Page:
Comment Re:Can somebody 'splain this? (Score 1) 361

On the consumer side, we also had a lot of people who believed that housing prices could only go up, and so over-extending yourself was OK, because you could refinance. I was personally told this by an agent trying to get me into a mortgage, and again by friends and coworkers. I opted to just keep renting, because I wasn't comfortable spending literally every penny of my monthly savings allowance on my mortgage and depending on a tax break to make up for it.

Comment Re:wow (Score 1) 844

Some scientists would. Others might come up with separate studies to try to confirm their bias. Some would dismiss the study as not being rigorous enough. There's a reason we do science the way we do. Double blinds, repeatability, testability, the scientific method... its designed to limit the amount that bias can affect the results. The reality is that even so-called rational scientists are irrational a lot of the time. They've just learned, as a discipline, to deliberately limit the influence that irrationality has on their results.

Do you think that we don't have violence over political philosophies? Territory disputes between nations? Hell, sports teams? Blaming religion is like saying that you're sick with a runny nose when you have a cold: its a symptom, not the cause. The problem is that humans inherently tend to form groups, and submit to group-think and herd mentality in order for those groups function. If you are able to make their group feel that they are at threat from another group, then the first group will try to suppress or harm the other group. It doesn't need to be religion.

Comment Re:I beg to differ (Score 5, Insightful) 844

Well but then you're not talking about religion but something else. What you're referring to is that its fairly easy to get humans to rally around any sort of idea or belief, and then paint their group as being under attack, which will provoke a defense response. Its a fundamental human nature that gave us a competitive advantage when we were still just small groups strewn about the globe.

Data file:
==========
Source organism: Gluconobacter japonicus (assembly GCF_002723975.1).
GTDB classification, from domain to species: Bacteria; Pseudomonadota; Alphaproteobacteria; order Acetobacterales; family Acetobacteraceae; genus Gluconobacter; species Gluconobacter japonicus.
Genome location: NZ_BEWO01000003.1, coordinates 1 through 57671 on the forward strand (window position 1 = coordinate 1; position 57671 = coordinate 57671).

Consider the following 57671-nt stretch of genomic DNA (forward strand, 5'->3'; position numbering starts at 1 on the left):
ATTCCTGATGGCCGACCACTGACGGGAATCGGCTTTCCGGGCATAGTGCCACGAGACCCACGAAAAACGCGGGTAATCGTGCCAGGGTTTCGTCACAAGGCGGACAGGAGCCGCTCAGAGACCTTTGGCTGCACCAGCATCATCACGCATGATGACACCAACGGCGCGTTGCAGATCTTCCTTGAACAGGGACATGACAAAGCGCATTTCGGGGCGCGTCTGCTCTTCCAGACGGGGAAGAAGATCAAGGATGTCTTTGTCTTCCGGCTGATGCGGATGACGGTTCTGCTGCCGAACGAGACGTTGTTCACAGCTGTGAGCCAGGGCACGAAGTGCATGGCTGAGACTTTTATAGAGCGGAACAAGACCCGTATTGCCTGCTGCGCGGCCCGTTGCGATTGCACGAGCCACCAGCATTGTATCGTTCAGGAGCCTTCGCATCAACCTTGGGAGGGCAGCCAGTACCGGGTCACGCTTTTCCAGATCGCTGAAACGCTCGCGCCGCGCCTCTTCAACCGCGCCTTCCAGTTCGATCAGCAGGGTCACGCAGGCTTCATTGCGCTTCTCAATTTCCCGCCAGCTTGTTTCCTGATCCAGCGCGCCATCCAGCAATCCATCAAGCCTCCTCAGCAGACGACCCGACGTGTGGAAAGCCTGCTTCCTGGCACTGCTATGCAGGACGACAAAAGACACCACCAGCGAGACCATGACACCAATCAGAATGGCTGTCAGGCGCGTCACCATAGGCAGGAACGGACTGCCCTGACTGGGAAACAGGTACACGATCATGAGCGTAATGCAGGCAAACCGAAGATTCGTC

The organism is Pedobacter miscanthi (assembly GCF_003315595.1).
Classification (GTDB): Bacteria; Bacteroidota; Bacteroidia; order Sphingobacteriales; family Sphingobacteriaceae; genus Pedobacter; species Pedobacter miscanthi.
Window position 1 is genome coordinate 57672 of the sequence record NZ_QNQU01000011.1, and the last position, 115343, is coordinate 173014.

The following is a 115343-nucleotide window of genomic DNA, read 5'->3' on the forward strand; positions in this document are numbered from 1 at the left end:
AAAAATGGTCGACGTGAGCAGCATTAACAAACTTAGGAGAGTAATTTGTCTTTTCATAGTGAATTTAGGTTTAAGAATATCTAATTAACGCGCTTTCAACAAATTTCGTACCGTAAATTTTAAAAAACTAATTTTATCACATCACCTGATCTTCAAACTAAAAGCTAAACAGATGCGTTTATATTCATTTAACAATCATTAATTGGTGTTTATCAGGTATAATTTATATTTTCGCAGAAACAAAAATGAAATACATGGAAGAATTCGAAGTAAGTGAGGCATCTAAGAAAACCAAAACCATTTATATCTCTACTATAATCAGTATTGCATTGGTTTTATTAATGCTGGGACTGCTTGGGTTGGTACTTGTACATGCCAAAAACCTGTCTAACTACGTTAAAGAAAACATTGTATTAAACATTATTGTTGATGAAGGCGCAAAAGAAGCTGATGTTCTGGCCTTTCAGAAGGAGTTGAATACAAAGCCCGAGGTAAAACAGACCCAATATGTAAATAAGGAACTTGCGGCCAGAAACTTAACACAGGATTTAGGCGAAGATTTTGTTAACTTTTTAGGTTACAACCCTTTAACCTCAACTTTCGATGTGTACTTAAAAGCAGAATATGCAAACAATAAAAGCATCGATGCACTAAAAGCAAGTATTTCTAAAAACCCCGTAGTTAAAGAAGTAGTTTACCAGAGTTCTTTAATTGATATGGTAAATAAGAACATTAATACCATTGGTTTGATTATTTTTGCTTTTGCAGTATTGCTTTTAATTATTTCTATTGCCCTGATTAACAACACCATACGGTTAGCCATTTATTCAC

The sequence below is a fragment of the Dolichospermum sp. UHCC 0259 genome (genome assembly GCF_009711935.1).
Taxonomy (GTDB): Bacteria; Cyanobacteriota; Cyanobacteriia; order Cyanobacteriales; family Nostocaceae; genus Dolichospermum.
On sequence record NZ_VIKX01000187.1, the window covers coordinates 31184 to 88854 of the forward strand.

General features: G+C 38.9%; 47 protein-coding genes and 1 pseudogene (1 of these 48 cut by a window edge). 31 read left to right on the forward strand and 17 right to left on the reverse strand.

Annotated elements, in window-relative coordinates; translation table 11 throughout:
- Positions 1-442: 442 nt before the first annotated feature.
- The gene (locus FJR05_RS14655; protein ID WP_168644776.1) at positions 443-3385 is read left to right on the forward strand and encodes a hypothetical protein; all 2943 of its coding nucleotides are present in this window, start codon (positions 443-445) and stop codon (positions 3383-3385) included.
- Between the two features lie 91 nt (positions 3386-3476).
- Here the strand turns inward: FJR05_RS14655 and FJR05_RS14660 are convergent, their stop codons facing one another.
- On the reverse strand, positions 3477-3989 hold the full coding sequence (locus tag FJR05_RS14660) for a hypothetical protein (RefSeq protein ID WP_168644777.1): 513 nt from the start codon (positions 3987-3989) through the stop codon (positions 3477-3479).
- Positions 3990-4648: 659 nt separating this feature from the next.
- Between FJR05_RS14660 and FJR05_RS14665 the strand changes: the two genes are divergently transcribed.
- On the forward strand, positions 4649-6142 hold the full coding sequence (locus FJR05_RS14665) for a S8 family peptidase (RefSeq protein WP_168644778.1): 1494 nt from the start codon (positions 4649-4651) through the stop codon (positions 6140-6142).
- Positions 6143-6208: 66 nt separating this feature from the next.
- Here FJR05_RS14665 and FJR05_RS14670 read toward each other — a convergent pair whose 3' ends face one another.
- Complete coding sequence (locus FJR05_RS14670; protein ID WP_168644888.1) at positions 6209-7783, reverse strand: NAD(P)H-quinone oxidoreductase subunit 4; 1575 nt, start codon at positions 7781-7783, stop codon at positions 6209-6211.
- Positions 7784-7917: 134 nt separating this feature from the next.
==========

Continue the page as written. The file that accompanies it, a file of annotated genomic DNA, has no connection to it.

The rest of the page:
I think people give religion too much credit. Religion is not some special-case organization, but rather a simple result of the mental quirks that evolved in humans to help us survive. You can see a lot of the behavior from people who adhere strongly to political parties, racial-supremacy groups, nations (nationalism), and even sports teams. Even the religion-is-bad crowd says a lot of shit that is stunningly similar to a lot of stuff that the religious crowd puts out.

The reality is that its a problem with humanity, not a problem with religious people. Religion just tends to be an easy and comfortable target to project their fears and anger on. Kind-of like the atheist version of Satan and heathens, so to speak. Of course, recognizing that its a human condition brings up all sorts of uncomfortable truths.

Comment Re:Internet crimes, like rape? (Score 2, Insightful) 502

Because people don't often care about the details and associate statutory rape with non-statutory rape, sexual assault on a child, and all sorts of other very nasty things. We've had stories of people looking up sex offenders on a list and meting out vigilante justice, only to find out that the person did not actually commit the crime the person thought they did. It can also be that the people in question felt that if charges were brought, then there must be more behind it. A sort-of if-theres-smoke-theres-fire mentality. People do not react rationally to crime, and the effect is several orders of magnitudes more pronounced when the crimes are sexual in nature. Its fairly common to find people who feel that a rape should be punished by torture, rape in prison, death, and a myriad of other extremely savage punishments. Furthermore, its extremely common to simply assume that if a person was accused of rape, he must be a rapist, facts be damned. Which brings us back to the subject at hand...

Comment Re:Victim's pain is less than a false allegation? (Score 1) 502